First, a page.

Quote
Maybe, Hoffman (until now I've resisted saying "as in Tales of?" ;-)

  LOL..me too.

I think the depiction of spirituality was purposefully thought out by the director.  Beginning with John Smith, being brought back from the dead on three occasions.  First, he gets a last minute reprieve from his death sentence upon arrival at the colony.  Next, Pocahantas saves him when he is sentenced to death by her people.  Third, and most striking, is John Smith sailing back to the colony long after they thought he was dead.  (These things may or may not be historical, but the presentation has a sort of spiritual aspect in this movie.)  There is also a more subtle scene where Smith awes the natives and the Shaman by throwing gunpowder on a fire. 

Then, there are the spiritual aspects related to Pocahantas and the Algonquin relationship to the earth.  (Horner stresses this in his reiteration of the Erda/mothernature motif from Wagner's Ring which he relates to Pocahantas).  There are many scenes showing religious rituals related to crops.  And there is the scene where Pocahantas exchanges breath (spirit) with John Smith.  You are correct about her playfulness with her son, but that spun out scene at the end occurs after Pocahantas is dead.  I think the dancing Pocahantas is spirit.


If you watch it again, it might be interesting to look for the allusions to the spiritual.  Next time, I'll have to focus more on the historic.
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Lhoffman
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« Reply #217 on: May 22, 2007, 04:00:15 PM »

Nytemps...One aspect of the movie I'd be willing to bet we agree on....visually stunning.  Malick's filming is pure artistry.
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Bob
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« Reply #218 on: May 22, 2007, 07:16:51 PM »

Lhoffman

Or perhaps it all did happen as Smith said it did.   Perhaps the spiritual aspects you bring up are as RESULT of these events, rather than the reasons for their presentation...or perhaps there's truth in them thar stories, but its now too late to decipher it from legend. This is not unusual  in American history where we have  real historical figures who are subject to legends--ie., Washington and Lincoln and to some extent John Kennedy.

One of the reasons I liked the subject in the first place and read so much about it is to try to separate, as best I can, fact from legend....but then again, one is as much history as the other...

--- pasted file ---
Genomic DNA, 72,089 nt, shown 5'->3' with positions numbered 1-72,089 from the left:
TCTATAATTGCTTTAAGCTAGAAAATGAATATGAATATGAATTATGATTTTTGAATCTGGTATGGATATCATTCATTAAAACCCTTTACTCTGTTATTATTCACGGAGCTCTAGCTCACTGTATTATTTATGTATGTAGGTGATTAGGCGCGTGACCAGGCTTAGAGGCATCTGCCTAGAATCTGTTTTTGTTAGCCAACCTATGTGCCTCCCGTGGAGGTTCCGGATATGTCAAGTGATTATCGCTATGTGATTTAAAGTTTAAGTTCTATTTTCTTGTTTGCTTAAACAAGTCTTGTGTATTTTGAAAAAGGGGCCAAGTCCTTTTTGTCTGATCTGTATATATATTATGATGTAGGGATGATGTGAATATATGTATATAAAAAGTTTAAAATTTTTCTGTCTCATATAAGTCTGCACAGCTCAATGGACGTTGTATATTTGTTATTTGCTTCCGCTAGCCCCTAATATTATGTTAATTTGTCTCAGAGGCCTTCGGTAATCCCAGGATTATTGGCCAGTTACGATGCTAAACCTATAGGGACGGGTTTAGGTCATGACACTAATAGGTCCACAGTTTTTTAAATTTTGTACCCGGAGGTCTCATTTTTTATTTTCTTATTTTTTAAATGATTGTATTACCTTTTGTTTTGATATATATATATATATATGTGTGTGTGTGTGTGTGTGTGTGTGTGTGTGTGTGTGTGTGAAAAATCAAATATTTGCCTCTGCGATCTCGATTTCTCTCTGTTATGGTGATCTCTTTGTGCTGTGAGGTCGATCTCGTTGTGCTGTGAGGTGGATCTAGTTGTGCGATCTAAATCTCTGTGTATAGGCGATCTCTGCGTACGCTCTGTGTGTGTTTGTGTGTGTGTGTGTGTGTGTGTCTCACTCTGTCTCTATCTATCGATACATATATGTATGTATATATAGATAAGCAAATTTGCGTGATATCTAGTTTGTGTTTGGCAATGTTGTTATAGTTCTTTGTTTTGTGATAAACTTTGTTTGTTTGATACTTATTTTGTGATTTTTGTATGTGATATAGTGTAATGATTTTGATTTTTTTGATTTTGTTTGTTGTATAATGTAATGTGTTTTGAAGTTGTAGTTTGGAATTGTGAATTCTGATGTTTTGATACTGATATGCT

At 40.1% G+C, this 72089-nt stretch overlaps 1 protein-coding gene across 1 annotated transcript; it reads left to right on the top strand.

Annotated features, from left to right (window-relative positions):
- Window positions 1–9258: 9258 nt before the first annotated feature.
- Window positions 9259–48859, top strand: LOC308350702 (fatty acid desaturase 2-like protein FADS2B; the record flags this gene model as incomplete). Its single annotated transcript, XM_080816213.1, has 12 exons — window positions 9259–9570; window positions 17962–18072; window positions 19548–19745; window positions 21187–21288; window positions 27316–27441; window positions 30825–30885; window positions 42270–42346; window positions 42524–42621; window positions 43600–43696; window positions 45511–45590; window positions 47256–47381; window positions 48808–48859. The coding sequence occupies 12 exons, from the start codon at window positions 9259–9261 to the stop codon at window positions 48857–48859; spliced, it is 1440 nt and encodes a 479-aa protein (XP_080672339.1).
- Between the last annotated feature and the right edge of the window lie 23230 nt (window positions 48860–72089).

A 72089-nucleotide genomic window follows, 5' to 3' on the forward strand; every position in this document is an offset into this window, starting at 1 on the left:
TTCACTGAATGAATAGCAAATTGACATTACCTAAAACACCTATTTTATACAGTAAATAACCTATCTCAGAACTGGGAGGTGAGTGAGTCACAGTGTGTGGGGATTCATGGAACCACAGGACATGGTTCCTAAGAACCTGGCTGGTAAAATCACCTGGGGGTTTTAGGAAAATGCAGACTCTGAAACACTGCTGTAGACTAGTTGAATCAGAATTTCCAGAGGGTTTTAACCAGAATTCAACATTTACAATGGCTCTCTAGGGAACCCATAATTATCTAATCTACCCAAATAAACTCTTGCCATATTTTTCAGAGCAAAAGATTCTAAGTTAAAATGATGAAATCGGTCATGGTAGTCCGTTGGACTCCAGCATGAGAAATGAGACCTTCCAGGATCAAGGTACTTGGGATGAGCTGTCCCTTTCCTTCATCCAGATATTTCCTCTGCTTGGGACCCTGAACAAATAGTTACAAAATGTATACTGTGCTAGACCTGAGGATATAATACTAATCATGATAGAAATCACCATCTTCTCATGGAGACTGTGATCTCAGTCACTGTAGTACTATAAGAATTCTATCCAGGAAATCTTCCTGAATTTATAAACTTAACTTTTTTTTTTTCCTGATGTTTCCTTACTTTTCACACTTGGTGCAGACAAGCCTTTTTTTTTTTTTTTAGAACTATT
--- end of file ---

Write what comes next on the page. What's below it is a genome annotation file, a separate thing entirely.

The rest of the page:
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Bob
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« Reply #219 on: May 22, 2007, 07:28:23 PM »

weezo:

The Carter Biography mught be a good choice for discussion down the line.

DeVoto's COURSE OF EMPIRE is an excellent choice also, as long as everyone is aware that DeVoto's writing style is different than most historians. He write in a verty lyrical, sometimes eliptical  manner--and is really good when you get into the swing of the stytle. EMPIRE is a part of a trilogy, of which 1846 is a part as is ACROSS THE WIDE MISSOURI

Any other nominations for a book to discuss?
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Bob
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« Reply #220 on: May 22, 2007, 07:32:45 PM »

Who has authority to start new topics?
I would assume anybody could start a new topic....just fire away. It's a question, though, who will follow it given that a discussion is in progress. However, as you can see we sometimes divert from a discussion, get sidetracked--and that's OK also.
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Bob
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« Reply #221 on: May 22, 2007, 07:47:44 PM »

Getting back to Rountree, I think Opechancanough has always been overshadowed by Powhatan because of the Pocahontas story. I think if the legendary aspects of the Pocahontas saga didn't exist, he might at least have been treated  as being on a par with Powhatan. In the era in which he lived he was certainly as important as hios predecessor....yet few know of him  outside of people like us who study the era or who study Native American history. How many people know, for instance, that Pohatan's personal name, his real name was Wahunsenacawh and that Powhatan is the name of his people or the royal name he took on becoming paramount chief, much as English monarchs and Popes choose when they ascend to authority.
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Lhoffman
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« Reply #222 on: May 22, 2007, 07:50:41 PM »

Bob...I agree.  Part of the interest of history is separating perception from reality, legend from truth.  But the legends that surround great men/women often tell us as much about ourselves as about them.  Maybe the hero culture is part of what has made America great.

And now I will stop interupting your very interesting book discussion.
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Bob
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« Reply #223 on: May 22, 2007, 08:20:34 PM »

Thanks for the reply---you are not interuptingat all. Join the discussion. 

On the subject of legends, every nation has them, and I'm convinced needs them. We are all human and all have a need to hold to beliefs which might not be entirely true, but which remind us of our values and our beliefs. We all need heros and we create them as we go along, real and imagined. After all there really wasn't any St George and there were no dragons--but its a hellava story of heroism and inspired many a kid and adult for centuries. I think its sad when we go too far and destroy the myths and legends, rather than let them exist with the full knowlege we know them to by legends--and that's there's nothing wrong with it----Disney is the stuff of legends from Pocahontas to Davy Crockett. Hollwood weaves great tales--that's what they're there for.

(By the way, it's the stuff of legends when Jack Valenti dies one day and the very next day, his  publishers released his autobiography. It's on the bookshelves already. What timing, what exquisite timing!!! Only General Grant matched it).
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Lhoffman
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« Reply #224 on: May 22, 2007, 08:34:07 PM »

Bob...wish I could join the conversation, but unfortunately, I haven't read the book.  Great group here though, and I hope I will be able to take part in a future discussion.